Don’t Let Your Ex Be Your Grinch

Dena Landon

By Dena Landon | Nov 29th, 2018

Whether it’s your first holiday season post-divorce or your tenth, this can be the most wonderful time of the year…for our exes inner Grinch to come out to play. Gift-giving, family traditions, and time between families, almost everything can become a point of contention. If you let it. Here’s how to not let your ex be your Grinch this holiday season.

The Presents Problem

A divorced mom I knew saved and scrimped to buy her son the huge Lego kit he wanted. Only to find out that her ex had bought him the same one and given it to him earlier. Instead of the squeals of excitement she’d been anticipating when he opened his present, her son just shrugged. Her ex knew what she’d been planning to buy and purposefully undermined her.

It’s okay to be hurt if your ex does something petty in the realm of Christmas gifts. One of the purest joys I’ve felt as a mom has been watching my son open his presents and rush to play with them. Express your hurt in private and try to keep it from further ruining your child’s day. Then turn lemons into lemonade.

They went to the store the next day and exchanged the kit for not one but two big Lego kits that had been put on clearance.

Give Experiences, Not Things

Often, we find ourselves in different financial positions than our ex. Still paying off legal bills, or trying to collect on child support. That’s been the case for me, except for a brief period I was allowed to live elsewhere and make more. As much as we may preach that the season isn’t about presents, many divorced parents fall into the trap of one-upmanship.

My brother could just casually drop a hint to my mom that our dad wouldn’t buy him a new gaming system and voila! Guess what was under the tree? None of us were immune from playing one parent off the other; ask me how I got my ears double pierced. But it’s not a healthy game to play and doesn’t teach your children good life lessons.

I’ve focused on creating traditions and experiences rather than on buying gifts. We go ice skating every year, last year outside on the Frog Pond in Boston. Spend one morning baking kringlar and Christmas cookies while listening to carols. Decorate the tree together while I tell stories about the ornaments’ origins.

While some activities do cost a small amount, like skate rental, you’re giving your children experiences that last far longer than a toy they’ve broken by February.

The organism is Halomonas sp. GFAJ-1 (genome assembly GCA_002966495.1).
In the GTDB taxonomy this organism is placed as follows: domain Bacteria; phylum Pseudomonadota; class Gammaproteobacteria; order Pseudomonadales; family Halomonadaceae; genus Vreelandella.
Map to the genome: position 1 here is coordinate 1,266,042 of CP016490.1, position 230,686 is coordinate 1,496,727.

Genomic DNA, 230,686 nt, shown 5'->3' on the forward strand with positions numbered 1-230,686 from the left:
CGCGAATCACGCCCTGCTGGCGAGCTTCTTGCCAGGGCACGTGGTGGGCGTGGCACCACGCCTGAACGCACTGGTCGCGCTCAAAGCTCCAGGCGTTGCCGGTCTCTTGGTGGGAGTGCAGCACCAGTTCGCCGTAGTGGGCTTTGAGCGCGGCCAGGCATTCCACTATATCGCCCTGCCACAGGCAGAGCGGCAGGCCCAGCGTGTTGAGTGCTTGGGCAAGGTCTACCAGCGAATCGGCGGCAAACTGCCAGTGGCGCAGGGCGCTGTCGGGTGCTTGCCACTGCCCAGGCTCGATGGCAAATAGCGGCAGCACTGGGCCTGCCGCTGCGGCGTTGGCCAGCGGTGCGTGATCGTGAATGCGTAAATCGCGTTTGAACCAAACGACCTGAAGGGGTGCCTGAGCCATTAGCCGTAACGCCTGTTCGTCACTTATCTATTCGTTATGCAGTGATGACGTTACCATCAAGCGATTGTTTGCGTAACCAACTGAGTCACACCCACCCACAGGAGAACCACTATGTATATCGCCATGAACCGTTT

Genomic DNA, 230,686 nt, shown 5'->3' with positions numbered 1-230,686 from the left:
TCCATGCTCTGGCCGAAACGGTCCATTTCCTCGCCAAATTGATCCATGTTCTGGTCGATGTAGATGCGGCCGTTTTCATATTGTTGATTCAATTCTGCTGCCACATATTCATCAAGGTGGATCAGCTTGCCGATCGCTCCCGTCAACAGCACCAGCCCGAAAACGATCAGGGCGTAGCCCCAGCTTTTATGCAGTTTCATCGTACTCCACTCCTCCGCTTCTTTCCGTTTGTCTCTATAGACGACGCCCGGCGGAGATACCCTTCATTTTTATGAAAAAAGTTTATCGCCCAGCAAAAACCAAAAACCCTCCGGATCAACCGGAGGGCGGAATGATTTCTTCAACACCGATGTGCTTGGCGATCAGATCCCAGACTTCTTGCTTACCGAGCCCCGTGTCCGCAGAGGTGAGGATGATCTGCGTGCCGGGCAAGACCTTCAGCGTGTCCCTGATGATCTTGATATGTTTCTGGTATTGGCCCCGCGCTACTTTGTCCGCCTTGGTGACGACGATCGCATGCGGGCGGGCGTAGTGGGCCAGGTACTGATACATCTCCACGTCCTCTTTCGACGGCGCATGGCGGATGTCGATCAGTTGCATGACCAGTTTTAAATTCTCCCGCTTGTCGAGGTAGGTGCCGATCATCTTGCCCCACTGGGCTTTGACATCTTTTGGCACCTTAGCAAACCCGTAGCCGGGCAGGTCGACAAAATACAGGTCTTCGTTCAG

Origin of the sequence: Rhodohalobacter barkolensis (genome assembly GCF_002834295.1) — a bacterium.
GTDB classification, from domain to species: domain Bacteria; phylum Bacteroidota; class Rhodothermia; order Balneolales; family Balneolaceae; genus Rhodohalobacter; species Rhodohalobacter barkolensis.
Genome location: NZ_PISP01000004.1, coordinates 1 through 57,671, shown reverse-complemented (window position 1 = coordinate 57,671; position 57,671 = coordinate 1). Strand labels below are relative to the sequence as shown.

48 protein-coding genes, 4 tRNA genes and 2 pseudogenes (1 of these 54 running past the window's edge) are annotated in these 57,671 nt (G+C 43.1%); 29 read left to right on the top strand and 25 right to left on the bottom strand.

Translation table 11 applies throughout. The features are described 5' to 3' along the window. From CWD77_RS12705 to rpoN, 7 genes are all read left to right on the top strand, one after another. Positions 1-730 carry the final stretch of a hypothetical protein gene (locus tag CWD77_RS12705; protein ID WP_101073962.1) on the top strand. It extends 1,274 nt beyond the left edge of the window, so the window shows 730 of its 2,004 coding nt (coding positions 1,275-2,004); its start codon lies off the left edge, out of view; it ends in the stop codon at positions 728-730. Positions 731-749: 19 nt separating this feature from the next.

Holiday Feasts

I can’t cook. It’s a running joke among my friends and family, but it’s the truth. Once, when my son was four, I was trying to make dinner and set off the fire alarm. He kept playing, unconcerned, and yelled out, “Mommy, are you cooking again?” What I can do is bake, which is why we do cookie day.

Lean into your strengths this holiday season. Can’t cook a turkey? Let your kids eat it at your ex’s, or with grandparents. It’s pointless to drive yourself bonkers trying to prepare the perfect feast, spending hours on YouTube watching videos or buying kitchen implements that you’ll never use again. I once spent hours cooking ham and mashed potatoes only to have my kid ask me for pizza instead.

It’s also a good idea to accept that your ex may let your kids eat nothing but candy canes or chocolate Hanukkah gelt before dropping them back at your place. Arguing about their diet, particularly in front of your kids, won’t get you anywhere.

Time with Both Families

The holiday season is a time for family. Unfortunately, this often means that both families want time with your kids. While you likely addressed Christmas, Christmas Eve, or Hanukkah in your divorce decree, a lot of other events come up. Family get-togethers, holiday parties, even school concerts, there’s a reason most of us collapse on January 1st!

If possible, try to coordinate your calendar with your ex ahead of time. Put any known events on the family calendar and sit down, or email, to arrange any hand-offs or switches. Be flexible, and be willing to compromise. You both want to spend time with your children, as do the grandparents and extended family. While I don’t suggest playing a tit for tat game, do try to keep it fair.

At the end of How the Grinch Stole Christmas, the food and presents are gone. The whole village gathers outside in the town square to sing and share peace and love. My favorite version of the movie is the old-fashioned cartoon one, and I get teary-eyed every year when we watch it.

It’s clichéd to say that the season is about love and family, and can hurt to hear it if your family has been split in two. But it’s true. Whether it’s Christmas Eve or New Year’s Day, sharing the joy of gifts and time with our children truly makes the season the most wonderful time of year.

Dena Landon

Dena Landon

Dena Landon's bylines have appeared in The Washington Post, Good Housekeeping, Salon and more. The proud mom of a boy, she specializes in parenting and divorce.


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